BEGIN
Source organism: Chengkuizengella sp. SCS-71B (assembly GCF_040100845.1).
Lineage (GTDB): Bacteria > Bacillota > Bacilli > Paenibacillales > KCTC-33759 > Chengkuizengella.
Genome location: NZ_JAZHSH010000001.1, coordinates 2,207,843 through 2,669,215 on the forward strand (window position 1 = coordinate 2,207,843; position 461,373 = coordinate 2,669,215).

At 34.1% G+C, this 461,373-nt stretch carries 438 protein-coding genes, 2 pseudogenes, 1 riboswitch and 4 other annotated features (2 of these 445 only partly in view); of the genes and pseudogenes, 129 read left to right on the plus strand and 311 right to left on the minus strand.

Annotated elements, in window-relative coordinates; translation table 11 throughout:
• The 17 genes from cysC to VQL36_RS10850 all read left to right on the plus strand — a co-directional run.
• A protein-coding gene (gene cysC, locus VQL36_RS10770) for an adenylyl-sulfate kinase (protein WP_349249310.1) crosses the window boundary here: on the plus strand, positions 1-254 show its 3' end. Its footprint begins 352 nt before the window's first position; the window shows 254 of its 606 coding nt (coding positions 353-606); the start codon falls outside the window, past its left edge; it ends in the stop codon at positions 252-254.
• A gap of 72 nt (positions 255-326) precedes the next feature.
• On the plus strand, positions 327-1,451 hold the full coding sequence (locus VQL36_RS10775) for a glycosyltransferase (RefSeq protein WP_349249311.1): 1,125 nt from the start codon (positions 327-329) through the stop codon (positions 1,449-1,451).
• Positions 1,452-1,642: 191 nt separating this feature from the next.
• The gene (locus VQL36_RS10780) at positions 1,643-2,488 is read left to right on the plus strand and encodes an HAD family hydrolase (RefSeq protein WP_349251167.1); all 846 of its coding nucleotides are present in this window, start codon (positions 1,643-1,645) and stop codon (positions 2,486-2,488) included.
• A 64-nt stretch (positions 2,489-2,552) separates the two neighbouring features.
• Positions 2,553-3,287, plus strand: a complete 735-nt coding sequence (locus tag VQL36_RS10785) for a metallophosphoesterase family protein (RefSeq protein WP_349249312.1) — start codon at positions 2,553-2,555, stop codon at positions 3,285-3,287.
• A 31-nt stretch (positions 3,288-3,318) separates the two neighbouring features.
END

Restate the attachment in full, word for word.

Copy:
Source organism: Chengkuizengella sp. SCS-71B (assembly GCF_040100845.1).
Lineage (GTDB): Bacteria > Bacillota > Bacilli > Paenibacillales > KCTC-33759 > Chengkuizengella.
Genome location: NZ_JAZHSH010000001.1, coordinates 2,207,843 through 2,669,215 on the forward strand (window position 1 = coordinate 2,207,843; position 461,373 = coordinate 2,669,215).

At 34.1% G+C, this 461,373-nt stretch carries 438 protein-coding genes, 2 pseudogenes, 1 riboswitch and 4 other annotated features (2 of these 445 only partly in view); of the genes and pseudogenes, 129 read left to right on the plus strand and 311 right to left on the minus strand.

Annotated elements, in window-relative coordinates; translation table 11 throughout:
• The 17 genes from cysC to VQL36_RS10850 all read left to right on the plus strand — a co-directional run.
• A protein-coding gene (gene cysC, locus VQL36_RS10770) for an adenylyl-sulfate kinase (protein WP_349249310.1) crosses the window boundary here: on the plus strand, positions 1-254 show its 3' end. Its footprint begins 352 nt before the window's first position; the window shows 254 of its 606 coding nt (coding positions 353-606); the start codon falls outside the window, past its left edge; it ends in the stop codon at positions 252-254.
• A gap of 72 nt (positions 255-326) precedes the next feature.
• On the plus strand, positions 327-1,451 hold the full coding sequence (locus VQL36_RS10775) for a glycosyltransferase (RefSeq protein WP_349249311.1): 1,125 nt from the start codon (positions 327-329) through the stop codon (positions 1,449-1,451).
• Positions 1,452-1,642: 191 nt separating this feature from the next.
• The gene (locus VQL36_RS10780) at positions 1,643-2,488 is read left to right on the plus strand and encodes an HAD family hydrolase (RefSeq protein WP_349251167.1); all 846 of its coding nucleotides are present in this window, start codon (positions 1,643-1,645) and stop codon (positions 2,486-2,488) included.
• A 64-nt stretch (positions 2,489-2,552) separates the two neighbouring features.
• Positions 2,553-3,287, plus strand: a complete 735-nt coding sequence (locus tag VQL36_RS10785) for a metallophosphoesterase family protein (RefSeq protein WP_349249312.1) — start codon at positions 2,553-2,555, stop codon at positions 3,285-3,287.
• A 31-nt stretch (positions 3,288-3,318) separates the two neighbouring features.